We knew fairly early on that our sons might not be the most coordinated children ever. They had zero interest in riding bicycles at a time when most young children are asking for one. We enrolled them in t-ball, only to spend most of the games praying they would not be hit by balls given that Joe would be in the outfield staring off in another direction and Luke would be playing second base but would be chatting up the runner there rather than paying attention. We put them in occupational therapy about the time they were 6 because they struggled with both fine and gross motor skills. About that time, after failed attempts to get them interested in baseball, soccer, or swimming, we put away our thoughts that they might play team sports.
When they started at Denver Academy, a school for neurodiverse learners, we were surprised that the school suggested all students in 9th grade pursue a sport. Early on I thought, if our sons needed to participate in a sport, perhaps running would be a good way to go. The best part about cross-country and track meets is that your competition is yourself. Sure, you run with other runners and your times will be put up against the times of other runners, but your race time is yours to work on and improve. No one else is going to carry you over the finish line. In these running sports, each event provides an opportunity to achieve your personal best. Running is a measurable growth enterprise.
Both our sons rose to the occasion in cross-country and track. Both began to see that maybe they were more interested in athletics than they thought they were. These were amazing things to witness. Watching Joe go from finishing 8th out of 8 runners to moving up to 6th out of 8 and then eventually watching him finish in first place in a 400m event was unbelievable. Witnessing Luke plug along in cross-country and then decide to try his hand at discus in track and field was something else entirely. Running taught the boys a lot about what they are capable of and how far they can go. But what impressed us about watching our sons in these sports was seeing them engage with other runners, form friendships, and become cheerleaders for their teammates.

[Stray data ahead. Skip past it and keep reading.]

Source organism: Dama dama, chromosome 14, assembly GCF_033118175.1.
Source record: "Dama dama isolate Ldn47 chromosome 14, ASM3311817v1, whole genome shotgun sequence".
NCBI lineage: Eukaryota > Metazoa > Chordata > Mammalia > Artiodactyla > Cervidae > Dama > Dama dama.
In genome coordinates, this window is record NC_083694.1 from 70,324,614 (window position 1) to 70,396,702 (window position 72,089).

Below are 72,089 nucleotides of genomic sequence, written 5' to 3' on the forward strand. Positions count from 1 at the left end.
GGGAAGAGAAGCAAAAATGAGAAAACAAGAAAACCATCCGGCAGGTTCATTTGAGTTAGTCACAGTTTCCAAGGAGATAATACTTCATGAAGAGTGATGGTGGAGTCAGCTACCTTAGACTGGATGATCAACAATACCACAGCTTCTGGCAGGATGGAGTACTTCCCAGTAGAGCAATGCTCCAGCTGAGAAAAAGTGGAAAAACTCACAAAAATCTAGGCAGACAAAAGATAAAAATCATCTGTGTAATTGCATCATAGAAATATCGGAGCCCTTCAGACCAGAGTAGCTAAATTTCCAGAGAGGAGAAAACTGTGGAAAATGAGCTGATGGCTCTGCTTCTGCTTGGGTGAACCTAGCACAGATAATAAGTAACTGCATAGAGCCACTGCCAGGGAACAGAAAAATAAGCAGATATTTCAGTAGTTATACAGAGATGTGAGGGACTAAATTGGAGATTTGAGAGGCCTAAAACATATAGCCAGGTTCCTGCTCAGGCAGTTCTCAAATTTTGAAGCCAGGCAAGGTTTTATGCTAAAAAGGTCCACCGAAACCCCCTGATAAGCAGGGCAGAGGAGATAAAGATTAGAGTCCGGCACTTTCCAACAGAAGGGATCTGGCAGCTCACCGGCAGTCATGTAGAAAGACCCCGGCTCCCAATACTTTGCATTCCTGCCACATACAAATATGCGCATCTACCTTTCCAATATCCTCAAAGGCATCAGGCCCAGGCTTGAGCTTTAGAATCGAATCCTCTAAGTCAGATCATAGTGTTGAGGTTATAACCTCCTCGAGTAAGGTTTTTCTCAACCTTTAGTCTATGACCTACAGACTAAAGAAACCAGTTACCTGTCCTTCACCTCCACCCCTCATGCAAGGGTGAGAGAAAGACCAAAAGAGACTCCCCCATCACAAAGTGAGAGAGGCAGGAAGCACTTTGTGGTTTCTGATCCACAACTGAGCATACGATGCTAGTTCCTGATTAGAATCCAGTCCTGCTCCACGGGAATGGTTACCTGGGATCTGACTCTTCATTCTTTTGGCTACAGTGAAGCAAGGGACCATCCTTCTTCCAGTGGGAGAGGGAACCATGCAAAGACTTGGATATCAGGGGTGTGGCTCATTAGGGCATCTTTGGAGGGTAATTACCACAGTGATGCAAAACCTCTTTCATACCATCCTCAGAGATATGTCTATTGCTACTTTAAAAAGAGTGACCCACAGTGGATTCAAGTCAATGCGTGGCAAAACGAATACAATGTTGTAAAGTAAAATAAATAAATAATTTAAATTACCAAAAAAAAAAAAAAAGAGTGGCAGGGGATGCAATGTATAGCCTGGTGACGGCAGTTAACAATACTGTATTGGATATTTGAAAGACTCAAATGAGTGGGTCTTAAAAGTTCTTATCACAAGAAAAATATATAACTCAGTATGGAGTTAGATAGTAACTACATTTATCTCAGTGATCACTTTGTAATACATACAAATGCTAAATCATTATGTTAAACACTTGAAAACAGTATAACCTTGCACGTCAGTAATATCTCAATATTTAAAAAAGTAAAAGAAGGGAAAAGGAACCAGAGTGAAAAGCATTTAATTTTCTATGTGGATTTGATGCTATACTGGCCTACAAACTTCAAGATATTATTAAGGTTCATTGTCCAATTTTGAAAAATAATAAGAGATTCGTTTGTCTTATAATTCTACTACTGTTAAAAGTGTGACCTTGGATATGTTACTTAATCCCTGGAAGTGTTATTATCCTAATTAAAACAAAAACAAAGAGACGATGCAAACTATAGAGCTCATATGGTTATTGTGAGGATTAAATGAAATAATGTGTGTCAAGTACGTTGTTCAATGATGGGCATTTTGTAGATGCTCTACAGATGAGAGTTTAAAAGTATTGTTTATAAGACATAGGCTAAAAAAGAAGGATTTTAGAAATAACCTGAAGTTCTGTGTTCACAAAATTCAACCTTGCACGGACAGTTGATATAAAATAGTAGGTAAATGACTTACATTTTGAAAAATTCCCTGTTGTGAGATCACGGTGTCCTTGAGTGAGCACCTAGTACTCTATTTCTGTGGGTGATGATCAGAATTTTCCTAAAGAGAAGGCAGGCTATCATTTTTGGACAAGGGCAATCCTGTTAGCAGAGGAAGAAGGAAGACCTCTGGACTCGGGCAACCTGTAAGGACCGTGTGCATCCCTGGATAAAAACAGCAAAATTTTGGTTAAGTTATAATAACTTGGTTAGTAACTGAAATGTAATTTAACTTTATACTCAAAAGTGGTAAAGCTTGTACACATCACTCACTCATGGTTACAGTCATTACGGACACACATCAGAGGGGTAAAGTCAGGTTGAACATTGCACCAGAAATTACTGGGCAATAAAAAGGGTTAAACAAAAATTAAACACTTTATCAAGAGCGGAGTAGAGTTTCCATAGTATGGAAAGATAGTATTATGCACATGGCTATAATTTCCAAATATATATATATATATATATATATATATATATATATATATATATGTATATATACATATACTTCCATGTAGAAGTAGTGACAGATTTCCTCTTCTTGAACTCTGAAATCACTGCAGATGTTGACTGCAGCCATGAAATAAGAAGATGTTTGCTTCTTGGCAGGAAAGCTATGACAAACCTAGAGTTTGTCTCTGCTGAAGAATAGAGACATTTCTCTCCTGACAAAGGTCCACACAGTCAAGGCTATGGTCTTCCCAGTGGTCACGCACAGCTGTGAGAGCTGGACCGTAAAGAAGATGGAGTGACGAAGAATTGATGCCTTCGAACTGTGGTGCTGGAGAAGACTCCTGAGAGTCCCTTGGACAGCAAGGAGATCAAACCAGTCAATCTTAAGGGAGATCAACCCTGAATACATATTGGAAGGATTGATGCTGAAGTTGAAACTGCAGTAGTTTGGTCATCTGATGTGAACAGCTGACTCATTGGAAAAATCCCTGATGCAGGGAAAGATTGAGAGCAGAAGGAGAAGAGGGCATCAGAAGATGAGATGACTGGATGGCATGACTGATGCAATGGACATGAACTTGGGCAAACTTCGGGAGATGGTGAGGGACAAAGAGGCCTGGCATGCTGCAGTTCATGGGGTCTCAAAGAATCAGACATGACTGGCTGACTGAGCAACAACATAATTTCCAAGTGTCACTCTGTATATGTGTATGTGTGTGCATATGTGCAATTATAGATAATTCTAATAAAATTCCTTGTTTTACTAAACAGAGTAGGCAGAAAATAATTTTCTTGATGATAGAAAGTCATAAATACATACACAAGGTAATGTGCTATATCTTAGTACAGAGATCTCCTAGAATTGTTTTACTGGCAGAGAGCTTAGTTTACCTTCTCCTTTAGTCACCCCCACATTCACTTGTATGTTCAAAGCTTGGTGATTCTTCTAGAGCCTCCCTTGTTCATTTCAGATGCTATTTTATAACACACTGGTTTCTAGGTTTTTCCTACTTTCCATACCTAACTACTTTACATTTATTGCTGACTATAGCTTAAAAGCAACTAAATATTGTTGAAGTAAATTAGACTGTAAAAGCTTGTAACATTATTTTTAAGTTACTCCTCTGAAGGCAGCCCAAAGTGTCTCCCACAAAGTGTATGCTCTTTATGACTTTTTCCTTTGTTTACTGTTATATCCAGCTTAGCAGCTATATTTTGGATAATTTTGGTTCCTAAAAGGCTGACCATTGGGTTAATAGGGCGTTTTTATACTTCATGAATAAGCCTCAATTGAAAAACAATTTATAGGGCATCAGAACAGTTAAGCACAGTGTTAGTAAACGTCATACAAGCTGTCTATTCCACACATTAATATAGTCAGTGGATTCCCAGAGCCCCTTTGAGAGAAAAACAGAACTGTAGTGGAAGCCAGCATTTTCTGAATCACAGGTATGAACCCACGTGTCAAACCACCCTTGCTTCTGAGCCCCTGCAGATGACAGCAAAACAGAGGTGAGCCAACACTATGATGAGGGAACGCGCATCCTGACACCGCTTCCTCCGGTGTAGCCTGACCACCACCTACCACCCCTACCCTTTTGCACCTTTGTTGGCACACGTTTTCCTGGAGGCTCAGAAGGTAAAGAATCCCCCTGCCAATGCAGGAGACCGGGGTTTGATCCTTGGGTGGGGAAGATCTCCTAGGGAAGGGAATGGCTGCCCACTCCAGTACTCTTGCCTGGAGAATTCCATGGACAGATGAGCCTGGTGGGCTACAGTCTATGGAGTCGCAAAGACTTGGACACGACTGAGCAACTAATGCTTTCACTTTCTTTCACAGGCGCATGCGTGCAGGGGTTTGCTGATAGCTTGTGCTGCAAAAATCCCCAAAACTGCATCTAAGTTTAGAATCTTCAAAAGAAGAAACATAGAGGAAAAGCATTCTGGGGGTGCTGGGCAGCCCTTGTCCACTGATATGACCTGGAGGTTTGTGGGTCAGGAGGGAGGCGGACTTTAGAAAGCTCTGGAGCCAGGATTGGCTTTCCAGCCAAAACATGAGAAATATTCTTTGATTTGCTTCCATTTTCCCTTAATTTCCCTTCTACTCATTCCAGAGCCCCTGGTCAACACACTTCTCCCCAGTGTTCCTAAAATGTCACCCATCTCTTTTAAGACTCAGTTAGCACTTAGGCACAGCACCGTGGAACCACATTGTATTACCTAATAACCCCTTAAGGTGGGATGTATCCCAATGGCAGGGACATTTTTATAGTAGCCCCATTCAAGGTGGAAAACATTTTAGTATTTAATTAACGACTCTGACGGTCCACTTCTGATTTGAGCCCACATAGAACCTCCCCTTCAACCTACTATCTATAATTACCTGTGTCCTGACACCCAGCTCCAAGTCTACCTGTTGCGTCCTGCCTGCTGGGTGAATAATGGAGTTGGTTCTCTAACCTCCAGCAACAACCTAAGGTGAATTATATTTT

In the end, our sons grew as runners but, more than that, they evolved as teammates, leaders, and competitors. This cross-country season, I watched Luke in several races chatting as he ran alongside members of other teams. After one event in particular, I remember Luke approaching the guy he had been running with and congratulating him on his time, which was faster than Luke’s. Joe and Luke both became invested in their sports and their teammates. They ran along with the kids who were struggling towards the end of a race. They stayed long after their events ended to cheer on their friends on their team and others. Both became team leaders. Joe was awarded Runner of the Year for track his junior year (stupid Covid eliminated track his senior year). And tonight, at the award ceremony for fall sports, Luke was given the Mr. Mustang Award for leadership in cross-country.
All of this has given me reason to be proud. But what strikes me the most about our sons’ personal growth in sports is that I had been looking at their earlier struggles with athletics the wrong way. Our kids might not have been star athletes playing in championship games or qualifying for State in their events, but they excelled in ways far more valuable in the long term than that. Their struggles gave them different skills. You don’t have to be the fastest runner or strongest athlete to be important to your sport or your team. You can be gracious in defeat and kind to competitors. You can be positive and encouraging with teammates. You can be dedicated to improving your skills and sharing what have learned. Those traits might actually make a bigger impact on your world in the long run. Here I was, wanting them to be competitors to be reckoned with, and it never occurred to me that two kids who struggled with athleticism early in life might just have something compassionate to teach others about sportsmanship and the gifts to be found in working hard, doing the best you can, and being supportive of others, even when they best you.
I’ve said it before and I’ll say it again. My sons have taught me far more than I ever taught them. I’m not sure they’ll ever be able to teach me to run though.